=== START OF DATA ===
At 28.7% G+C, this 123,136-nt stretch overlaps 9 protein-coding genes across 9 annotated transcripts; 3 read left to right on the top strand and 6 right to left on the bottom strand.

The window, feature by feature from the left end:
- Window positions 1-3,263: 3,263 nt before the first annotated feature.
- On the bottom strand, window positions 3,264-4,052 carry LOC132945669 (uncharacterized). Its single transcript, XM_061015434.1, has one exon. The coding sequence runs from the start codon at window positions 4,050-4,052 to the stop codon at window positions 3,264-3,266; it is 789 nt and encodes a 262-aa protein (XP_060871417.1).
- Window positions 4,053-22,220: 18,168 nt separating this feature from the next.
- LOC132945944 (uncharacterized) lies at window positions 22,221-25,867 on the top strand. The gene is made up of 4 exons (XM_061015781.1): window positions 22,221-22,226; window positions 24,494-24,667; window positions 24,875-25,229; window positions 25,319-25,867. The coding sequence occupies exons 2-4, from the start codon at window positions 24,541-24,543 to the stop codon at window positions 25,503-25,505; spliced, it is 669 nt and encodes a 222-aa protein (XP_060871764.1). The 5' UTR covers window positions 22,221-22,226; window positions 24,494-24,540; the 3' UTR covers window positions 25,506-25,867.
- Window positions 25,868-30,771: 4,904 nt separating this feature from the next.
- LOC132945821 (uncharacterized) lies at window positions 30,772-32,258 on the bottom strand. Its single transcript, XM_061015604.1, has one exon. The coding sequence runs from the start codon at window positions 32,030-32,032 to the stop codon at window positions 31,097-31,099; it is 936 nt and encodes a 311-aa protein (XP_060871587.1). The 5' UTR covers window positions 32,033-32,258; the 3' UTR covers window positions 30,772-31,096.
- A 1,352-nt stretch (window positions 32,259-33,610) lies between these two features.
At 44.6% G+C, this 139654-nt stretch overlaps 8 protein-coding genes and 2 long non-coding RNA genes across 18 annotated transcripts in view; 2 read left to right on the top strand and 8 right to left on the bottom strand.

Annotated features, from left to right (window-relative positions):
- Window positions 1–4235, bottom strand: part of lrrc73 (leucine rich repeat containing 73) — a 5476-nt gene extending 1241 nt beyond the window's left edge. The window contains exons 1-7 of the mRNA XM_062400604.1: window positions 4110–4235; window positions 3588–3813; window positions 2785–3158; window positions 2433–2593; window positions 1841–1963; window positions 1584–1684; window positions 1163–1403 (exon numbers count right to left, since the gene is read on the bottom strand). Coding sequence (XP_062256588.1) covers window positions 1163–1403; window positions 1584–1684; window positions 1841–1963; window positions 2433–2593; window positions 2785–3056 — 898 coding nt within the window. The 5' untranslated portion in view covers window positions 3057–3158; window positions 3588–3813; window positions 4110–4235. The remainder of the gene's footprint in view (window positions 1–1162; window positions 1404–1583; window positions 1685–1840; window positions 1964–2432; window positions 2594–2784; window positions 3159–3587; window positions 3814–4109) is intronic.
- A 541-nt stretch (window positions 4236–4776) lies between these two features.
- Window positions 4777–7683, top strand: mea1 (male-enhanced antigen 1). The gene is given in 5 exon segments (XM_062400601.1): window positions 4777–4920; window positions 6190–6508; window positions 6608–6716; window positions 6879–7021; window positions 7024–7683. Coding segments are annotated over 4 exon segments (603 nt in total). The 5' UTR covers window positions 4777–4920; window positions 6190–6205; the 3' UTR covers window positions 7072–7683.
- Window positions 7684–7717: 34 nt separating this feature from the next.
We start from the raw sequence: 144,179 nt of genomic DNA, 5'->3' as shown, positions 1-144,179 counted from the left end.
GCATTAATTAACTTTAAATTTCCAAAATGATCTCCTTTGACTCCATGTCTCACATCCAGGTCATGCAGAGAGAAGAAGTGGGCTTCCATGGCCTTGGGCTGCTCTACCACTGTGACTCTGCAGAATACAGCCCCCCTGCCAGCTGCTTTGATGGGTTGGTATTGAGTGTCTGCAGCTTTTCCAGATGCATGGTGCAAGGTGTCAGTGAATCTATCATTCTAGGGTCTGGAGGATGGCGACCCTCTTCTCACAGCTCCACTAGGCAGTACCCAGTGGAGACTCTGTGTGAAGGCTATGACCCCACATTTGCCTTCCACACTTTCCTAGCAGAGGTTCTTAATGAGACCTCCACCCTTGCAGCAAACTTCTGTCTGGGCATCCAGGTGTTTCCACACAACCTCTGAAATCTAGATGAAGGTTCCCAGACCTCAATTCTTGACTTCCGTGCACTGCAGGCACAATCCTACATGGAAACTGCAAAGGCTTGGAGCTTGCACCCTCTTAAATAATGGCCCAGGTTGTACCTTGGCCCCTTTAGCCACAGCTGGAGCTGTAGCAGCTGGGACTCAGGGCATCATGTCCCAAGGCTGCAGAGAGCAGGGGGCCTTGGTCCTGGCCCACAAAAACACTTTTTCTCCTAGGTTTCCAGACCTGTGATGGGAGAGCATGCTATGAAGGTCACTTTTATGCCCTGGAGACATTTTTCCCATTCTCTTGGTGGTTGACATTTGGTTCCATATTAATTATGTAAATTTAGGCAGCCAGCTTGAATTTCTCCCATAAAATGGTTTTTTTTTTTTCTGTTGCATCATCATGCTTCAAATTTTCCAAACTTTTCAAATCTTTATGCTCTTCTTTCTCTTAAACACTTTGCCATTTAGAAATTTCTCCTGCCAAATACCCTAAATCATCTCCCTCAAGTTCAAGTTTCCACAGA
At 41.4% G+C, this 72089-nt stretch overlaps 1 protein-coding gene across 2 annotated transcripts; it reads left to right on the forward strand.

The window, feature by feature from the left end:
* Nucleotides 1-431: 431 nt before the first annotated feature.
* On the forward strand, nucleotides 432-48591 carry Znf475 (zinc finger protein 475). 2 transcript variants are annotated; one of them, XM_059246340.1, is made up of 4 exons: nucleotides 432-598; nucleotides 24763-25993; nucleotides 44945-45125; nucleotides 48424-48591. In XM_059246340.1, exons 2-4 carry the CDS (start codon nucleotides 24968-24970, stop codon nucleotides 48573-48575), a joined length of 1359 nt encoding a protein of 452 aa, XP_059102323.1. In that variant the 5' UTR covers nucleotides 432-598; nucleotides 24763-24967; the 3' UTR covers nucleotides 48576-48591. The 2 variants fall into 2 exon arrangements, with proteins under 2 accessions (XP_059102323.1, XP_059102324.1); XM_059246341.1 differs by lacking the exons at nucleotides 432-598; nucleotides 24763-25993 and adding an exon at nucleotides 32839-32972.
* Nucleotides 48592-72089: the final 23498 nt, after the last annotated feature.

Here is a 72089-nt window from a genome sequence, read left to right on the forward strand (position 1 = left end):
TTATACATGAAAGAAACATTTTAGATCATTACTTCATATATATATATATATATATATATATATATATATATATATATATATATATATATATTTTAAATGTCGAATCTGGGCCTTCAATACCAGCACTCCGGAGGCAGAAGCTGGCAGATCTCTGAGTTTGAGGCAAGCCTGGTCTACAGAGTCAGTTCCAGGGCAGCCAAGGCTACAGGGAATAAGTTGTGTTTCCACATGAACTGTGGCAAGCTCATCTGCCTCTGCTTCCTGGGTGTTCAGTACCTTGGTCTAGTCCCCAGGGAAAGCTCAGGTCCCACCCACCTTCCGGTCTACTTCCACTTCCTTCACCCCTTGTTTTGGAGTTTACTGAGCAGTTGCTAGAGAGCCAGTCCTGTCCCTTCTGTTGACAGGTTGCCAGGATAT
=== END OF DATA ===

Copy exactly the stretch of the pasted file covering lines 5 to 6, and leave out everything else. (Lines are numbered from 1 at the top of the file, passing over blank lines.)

- Window positions 4,053-22,220: 18,168 nt separating this feature from the next.
- LOC132945944 (uncharacterized) lies at window positions 22,221-25,867 on the top strand. The gene is made up of 4 exons (XM_061015781.1): window positions 22,221-22,226; window positions 24,494-24,667; window positions 24,875-25,229; window positions 25,319-25,867. The coding sequence occupies exons 2-4, from the start codon at window positions 24,541-24,543 to the stop codon at window positions 25,503-25,505; spliced, it is 669 nt and encodes a 222-aa protein (XP_060871764.1). The 5' UTR covers window positions 22,221-22,226; window positions 24,494-24,540; the 3' UTR covers window positions 25,506-25,867.